Beautiful shots of Hurricane Genevieve have been captured by an astronaut aboard the Intercontinental Space Station (ISS).
The hurricane, which has now been downgraded to a tropical storm, was hurrying in on the Baja coastline of Mexico in the jap Pacific Ocean when the pictures were taken by NASA’s Chris Cassidy.
Irrespective of the downgrade, the US National Hurricane Middle is warning that Genevieve could still “direct to life-threatening flash flooding and mudslides”, with ocean swells predicted to strike the Baja peninsula all through Friday.
Two individuals have now drowned in the Mexican point out of Baja California Sur as a consequence of Genevieve.
Mr Cassidy’s pictures ended up posted to Twitter, and clearly show the storm showing to spread above almost the entirety of the Earth as seen from the ISS.
Its maximum sustained winds had dropped to 50mph by Friday early morning, but at its peak the storm was a potent group 4 hurricane with winds of 130mph on Tuesday.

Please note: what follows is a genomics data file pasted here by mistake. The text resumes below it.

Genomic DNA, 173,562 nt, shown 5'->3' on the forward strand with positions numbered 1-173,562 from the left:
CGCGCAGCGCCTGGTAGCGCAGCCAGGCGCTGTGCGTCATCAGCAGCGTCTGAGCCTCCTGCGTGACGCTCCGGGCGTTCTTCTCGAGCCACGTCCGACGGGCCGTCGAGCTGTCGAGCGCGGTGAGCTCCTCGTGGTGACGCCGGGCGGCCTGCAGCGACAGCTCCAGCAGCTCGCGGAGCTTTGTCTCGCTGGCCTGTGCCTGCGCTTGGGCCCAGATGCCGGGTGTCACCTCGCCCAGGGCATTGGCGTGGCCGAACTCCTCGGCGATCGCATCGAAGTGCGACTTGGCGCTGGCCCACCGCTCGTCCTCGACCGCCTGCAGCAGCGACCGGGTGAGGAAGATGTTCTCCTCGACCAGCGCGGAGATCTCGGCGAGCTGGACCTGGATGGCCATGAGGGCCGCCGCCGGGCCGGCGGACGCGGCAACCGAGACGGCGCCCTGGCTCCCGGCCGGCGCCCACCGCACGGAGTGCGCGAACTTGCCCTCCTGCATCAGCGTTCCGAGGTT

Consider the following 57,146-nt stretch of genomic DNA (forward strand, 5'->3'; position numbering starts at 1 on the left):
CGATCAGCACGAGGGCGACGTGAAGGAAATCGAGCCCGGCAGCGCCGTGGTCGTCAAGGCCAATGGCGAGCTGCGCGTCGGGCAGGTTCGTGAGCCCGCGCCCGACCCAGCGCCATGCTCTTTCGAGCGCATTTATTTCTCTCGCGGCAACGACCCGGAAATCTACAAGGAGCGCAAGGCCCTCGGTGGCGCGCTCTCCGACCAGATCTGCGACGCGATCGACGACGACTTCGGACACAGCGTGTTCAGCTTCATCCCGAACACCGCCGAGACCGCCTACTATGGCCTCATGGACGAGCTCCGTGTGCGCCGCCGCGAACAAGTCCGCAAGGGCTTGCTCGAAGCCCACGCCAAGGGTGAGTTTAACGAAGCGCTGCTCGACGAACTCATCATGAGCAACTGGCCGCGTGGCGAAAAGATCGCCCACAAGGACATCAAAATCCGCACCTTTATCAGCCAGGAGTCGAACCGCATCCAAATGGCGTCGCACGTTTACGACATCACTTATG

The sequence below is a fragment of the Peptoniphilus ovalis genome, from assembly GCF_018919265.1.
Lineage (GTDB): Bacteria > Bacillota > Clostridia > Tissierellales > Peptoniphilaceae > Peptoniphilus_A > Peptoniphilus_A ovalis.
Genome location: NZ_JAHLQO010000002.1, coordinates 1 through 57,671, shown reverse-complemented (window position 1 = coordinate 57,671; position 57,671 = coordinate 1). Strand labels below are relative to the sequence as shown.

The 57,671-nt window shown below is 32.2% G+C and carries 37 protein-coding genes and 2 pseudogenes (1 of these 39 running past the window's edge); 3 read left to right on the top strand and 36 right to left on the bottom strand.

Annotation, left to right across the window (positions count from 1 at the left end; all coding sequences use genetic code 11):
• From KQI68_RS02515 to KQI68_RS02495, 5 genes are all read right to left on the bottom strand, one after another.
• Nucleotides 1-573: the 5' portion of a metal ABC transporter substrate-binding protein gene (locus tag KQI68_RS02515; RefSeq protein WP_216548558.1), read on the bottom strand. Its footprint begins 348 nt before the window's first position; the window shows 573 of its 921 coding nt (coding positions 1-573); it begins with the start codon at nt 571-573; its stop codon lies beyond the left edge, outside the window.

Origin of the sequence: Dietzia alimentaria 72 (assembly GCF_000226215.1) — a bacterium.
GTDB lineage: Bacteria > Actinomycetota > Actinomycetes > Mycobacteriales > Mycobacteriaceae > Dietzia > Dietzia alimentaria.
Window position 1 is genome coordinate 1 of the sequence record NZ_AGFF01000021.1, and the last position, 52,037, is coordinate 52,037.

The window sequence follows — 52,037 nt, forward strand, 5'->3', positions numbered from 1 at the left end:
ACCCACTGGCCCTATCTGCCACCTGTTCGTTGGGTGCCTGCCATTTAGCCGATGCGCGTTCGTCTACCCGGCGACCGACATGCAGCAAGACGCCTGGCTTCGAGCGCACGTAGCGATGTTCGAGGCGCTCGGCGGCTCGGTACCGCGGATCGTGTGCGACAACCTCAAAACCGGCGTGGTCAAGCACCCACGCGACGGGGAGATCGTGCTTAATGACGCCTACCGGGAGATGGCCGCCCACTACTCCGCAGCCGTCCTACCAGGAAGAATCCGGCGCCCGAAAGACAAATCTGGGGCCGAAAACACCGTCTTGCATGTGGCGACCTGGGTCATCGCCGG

The storm knocked out energy and phone service to a big portion of the Los Cabos space, flooded streets in inadequate neighbourhoods and toppled palm trees throughout what is ordinarily a well-liked place for holidaymakers.
Mr Cassidy was formerly a captain in the US Navy, and a Navy SEAL, prior to signing up for NASA in 2004.
He joined the ISS for his third spaceflight again in April and is at this time the only American on board, right after Bob Behnken and Doug Hurley left previously this thirty day period for the last component of a SpaceX exam flight.
He is now the ISS commander, accompanied by Russian cosmonauts Anatoli Ivanishin and Ivan Vagner as flight engineers.